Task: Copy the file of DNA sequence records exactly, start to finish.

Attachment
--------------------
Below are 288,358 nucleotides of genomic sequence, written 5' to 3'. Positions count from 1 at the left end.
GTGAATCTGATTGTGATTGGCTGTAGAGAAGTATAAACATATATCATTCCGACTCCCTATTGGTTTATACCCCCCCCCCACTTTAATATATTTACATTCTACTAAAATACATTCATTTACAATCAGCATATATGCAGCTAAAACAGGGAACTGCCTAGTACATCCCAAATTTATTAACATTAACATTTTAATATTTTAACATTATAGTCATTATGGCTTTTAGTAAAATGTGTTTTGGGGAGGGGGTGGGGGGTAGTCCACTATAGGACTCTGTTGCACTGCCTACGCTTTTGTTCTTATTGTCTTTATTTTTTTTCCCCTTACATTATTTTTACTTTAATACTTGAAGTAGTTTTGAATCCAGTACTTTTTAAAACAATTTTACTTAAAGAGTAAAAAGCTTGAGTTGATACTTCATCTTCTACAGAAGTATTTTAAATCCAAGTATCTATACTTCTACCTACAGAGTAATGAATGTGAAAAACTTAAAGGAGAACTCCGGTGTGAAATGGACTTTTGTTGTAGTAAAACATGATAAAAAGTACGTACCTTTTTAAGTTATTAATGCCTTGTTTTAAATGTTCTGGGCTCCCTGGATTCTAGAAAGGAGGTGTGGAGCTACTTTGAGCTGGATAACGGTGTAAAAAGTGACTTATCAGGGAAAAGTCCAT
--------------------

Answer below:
Below are 288,358 nucleotides of genomic sequence, written 5' to 3'. Positions count from 1 at the left end.
GTGAATCTGATTGTGATTGGCTGTAGAGAAGTATAAACATATATCATTCCGACTCCCTATTGGTTTATACCCCCCCCCCACTTTAATATATTTACATTCTACTAAAATACATTCATTTACAATCAGCATATATGCAGCTAAAACAGGGAACTGCCTAGTACATCCCAAATTTATTAACATTAACATTTTAATATTTTAACATTATAGTCATTATGGCTTTTAGTAAAATGTGTTTTGGGGAGGGGGTGGGGGGTAGTCCACTATAGGACTCTGTTGCACTGCCTACGCTTTTGTTCTTATTGTCTTTATTTTTTTTCCCCTTACATTATTTTTACTTTAATACTTGAAGTAGTTTTGAATCCAGTACTTTTTAAAACAATTTTACTTAAAGAGTAAAAAGCTTGAGTTGATACTTCATCTTCTACAGAAGTATTTTAAATCCAAGTATCTATACTTCTACCTACAGAGTAATGAATGTGAAAAACTTAAAGGAGAACTCCGGTGTGAAATGGACTTTTGTTGTAGTAAAACATGATAAAAAGTACGTACCTTTTTAAGTTATTAATGCCTTGTTTTAAATGTTCTGGGCTCCCTGGATTCTAGAAAGGAGGTGTGGAGCTACTTTGAGCTGGATAACGGTGTAAAAAGTGACTTATCAGGGAAAAGTCCAT